We didn’t want this past week’s Westword cover story to go unnoticed: Sam Levin reports on how Denver became a bustling bike City yet it’s still struggling with the transformation. The story tells an important tale that we Coloradans should be proud of: we started the first citywide bike sharing program in the nation (DC had a pilot program but Denver’s was the first full scale program). The result of this and other efforts to improve biking infrastructure resulted in a 57 percent increase since 2005 in the number of persons biking to work. But as Denver’s then-Mayor Hickenlooper rolled out the new program, there were (and still remain) many challenges to be dealt with to transform Denver into a bike friendly City.
“You have to plan for the whole city — it’s not a little bit here, a little bit there,” [John] Rotheram [,a bike planner from the United Kingdom,] says, explaining to [Jonny] Hayden [, the chair of the Mayor’s Bicycle Advisory Committee,] the “cultural shift that cities have to go through” to make urban centers accessible and safe for cyclists with a linked network of streets. “It needs to be a whole strategy [with]…connections and access.”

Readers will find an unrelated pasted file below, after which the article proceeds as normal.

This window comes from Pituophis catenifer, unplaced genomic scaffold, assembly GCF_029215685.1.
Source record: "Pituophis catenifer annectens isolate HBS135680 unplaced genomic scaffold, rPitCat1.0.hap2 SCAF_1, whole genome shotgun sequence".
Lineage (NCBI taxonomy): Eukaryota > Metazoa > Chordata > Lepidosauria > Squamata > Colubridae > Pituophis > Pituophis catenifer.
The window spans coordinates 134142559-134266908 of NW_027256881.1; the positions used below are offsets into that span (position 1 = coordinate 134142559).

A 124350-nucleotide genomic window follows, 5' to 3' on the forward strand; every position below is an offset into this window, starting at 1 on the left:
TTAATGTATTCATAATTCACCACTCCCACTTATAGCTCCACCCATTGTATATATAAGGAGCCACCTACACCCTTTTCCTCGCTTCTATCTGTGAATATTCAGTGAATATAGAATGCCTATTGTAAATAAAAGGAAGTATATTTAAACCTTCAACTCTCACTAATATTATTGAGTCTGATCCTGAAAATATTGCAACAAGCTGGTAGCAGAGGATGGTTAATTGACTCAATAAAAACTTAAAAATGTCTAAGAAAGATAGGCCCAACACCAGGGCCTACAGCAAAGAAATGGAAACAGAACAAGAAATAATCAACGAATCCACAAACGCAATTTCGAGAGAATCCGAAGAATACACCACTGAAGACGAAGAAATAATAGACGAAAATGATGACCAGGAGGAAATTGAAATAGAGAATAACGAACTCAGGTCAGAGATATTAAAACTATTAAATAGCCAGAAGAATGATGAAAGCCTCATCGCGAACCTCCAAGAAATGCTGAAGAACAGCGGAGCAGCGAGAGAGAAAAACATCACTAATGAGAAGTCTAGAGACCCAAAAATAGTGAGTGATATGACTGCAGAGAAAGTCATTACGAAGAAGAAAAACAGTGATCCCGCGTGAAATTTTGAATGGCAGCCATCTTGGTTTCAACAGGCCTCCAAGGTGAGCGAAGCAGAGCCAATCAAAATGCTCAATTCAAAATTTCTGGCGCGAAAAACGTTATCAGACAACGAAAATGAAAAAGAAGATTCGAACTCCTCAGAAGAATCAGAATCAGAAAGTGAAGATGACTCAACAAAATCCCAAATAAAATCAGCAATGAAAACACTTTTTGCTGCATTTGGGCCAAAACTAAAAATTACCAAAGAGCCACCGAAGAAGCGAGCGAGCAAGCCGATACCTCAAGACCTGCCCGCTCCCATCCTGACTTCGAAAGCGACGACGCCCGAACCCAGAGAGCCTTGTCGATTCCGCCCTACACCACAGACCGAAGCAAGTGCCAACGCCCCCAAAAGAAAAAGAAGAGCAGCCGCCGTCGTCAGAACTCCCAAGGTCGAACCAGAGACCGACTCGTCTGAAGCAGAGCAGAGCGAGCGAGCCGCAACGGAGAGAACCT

The report goes on to say that incidents of road rage involving cyclists in the Denver Metro area appear to be on the rise.
In order to improve the situation it will take both efforts to increase bicycle awareness and infrastructure in the area. We’d like to restate what we said earlier that the State and municipalities should clarifying the law with regard to rules that bikers must follow. If Denver is really serious about improving bike safety and encouraging the use of bikes, it should consider the more ambitious projects and whether it can create more dedicated infrastructure for bicyclists. Perhaps Denver’s officials, if they haven’t already, should look for inspiration to the bike paths created by Mayor Enrique Peñalosa in Bogotá, Colombia.